Our article this month for The Huffington Post looks at some of the issues child refugees face as the first few children arrive in England this week. We discuss the topic of dental checks, the real reason why many of the children in the camp at Calais are young men and why we owe these […]

via Researching Reform For The Huffington Post: Child Refugees Are Fleeing A War We Created – We Owe Them A Place To Live — Researching Reform

Book Review Common Sense: Making Good Decisions in Real Estate Workouts Paperback – August 20, 2016

A useful book  for Bank workout officers, negotiators and mediators  dealing with real estate borrower/lender relationships

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I met Mark Weiss a few years back through a shared interest in Storytelling. With Mark you are never quite sure that you know everything that he does. I knew he had written a book or two  (this is his 8th I think), but I did not know about this book. I learned about it when Mark handed me a copy recently and said that he thought I might enjoy reading it. He was right. It is a quick read. The intended audience for the book is really for bank “workout” officers who will be charged with the responsibility of managing negotiations for properties that come into a bank’s portfolio as a result of a foreclosure or other circumstance. Mark has a wealth of experience in these kinds of situations. What makes this book interesting and worth a read is the wealth of knowledge contained in the book, but also the weaving in of his personal stories ( remember, he is an excellent storyteller as well) recounting tales where deals go bad, are rescued ( sometimes) and the lessons learned from both. So, while the book is truly a “handbook” or “desk-reference” for workout officers, it reads a bit like a documentary, and sometimes even as an action story! Another potential audience is anyone who, like me, mediates commercial disputes. Mark’s understanding of the workout process, is a roadmap for negotiators as well as mediators who are concerned with discovering BATNA/WATNA and the real needs and interests of both sides to these workouts.  I recommend this helpful,  quick and easy read.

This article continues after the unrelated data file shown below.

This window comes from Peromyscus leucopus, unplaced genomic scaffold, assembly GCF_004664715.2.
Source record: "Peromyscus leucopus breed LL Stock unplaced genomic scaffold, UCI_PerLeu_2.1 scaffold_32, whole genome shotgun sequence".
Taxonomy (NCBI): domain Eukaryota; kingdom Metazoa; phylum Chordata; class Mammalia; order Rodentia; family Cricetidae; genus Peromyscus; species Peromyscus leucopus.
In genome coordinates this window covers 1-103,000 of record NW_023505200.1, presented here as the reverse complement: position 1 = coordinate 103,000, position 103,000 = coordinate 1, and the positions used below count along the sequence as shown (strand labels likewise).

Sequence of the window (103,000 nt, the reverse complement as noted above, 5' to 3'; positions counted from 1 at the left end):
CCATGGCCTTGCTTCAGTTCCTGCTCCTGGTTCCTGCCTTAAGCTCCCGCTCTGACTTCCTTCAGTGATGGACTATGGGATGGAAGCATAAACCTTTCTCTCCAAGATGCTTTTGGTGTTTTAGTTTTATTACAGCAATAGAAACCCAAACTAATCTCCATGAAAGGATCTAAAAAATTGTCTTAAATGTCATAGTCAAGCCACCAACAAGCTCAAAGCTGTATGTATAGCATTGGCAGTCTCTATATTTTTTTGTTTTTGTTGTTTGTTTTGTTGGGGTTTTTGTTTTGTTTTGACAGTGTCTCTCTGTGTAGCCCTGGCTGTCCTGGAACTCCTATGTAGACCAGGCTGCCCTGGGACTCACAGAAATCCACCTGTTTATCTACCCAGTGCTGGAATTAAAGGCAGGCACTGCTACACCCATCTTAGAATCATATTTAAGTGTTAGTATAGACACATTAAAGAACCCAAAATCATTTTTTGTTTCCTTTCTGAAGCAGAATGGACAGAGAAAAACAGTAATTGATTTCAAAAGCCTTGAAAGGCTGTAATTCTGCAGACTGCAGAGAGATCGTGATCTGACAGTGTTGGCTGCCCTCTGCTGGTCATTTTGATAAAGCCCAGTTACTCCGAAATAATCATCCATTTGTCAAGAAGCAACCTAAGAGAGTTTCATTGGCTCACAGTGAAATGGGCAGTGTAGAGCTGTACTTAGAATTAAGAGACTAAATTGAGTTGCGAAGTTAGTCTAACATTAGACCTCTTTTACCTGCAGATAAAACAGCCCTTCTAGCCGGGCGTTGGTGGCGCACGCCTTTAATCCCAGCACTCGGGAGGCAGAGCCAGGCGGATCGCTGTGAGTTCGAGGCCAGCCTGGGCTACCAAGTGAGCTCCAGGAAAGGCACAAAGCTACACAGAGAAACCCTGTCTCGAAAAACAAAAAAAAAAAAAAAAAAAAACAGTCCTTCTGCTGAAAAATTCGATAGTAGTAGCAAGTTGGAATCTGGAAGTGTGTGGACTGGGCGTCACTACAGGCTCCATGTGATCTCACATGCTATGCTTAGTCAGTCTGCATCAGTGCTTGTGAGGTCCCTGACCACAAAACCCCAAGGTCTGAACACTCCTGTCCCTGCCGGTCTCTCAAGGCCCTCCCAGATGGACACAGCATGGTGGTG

Available at Amazon

A Trick That Will Make Your Next Apology Better

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It involves the 1990s Saturday Night Live character Stuart Smalley. Kind of.

“Research has shown that one way to keep that idealized self-image intact is through self-affirmation, a concept that actually isn’t too far off from Smalley’s “I’m good enough, I’m smart enough, and, doggone it, people like me!” mantra. A less ridiculous way to go about this is to think about your goals, your values, and the things and people most important to you, Schumann said. So she reasoned that before apologizing, taking a few minutes to indulge in a little self-affirmation could make the experience less painful, which would ultimately lead to a less defensive, more effective apology.

The basic idea is that we are highly motivated to maintain a positive image of ourselves — an image of self-integrity, morality, and adequacy,” Schumann said in an email. And this, she reasons, is why apologizing can suck so very much: Having to admit that our words or actions hurt someone else threatens our image of our ideal self. So it makes sense that so many apologies are so bad. We get defensive, so we justify our behavior, all to protect our egos.”

Read NYMag article by Melissa Dahl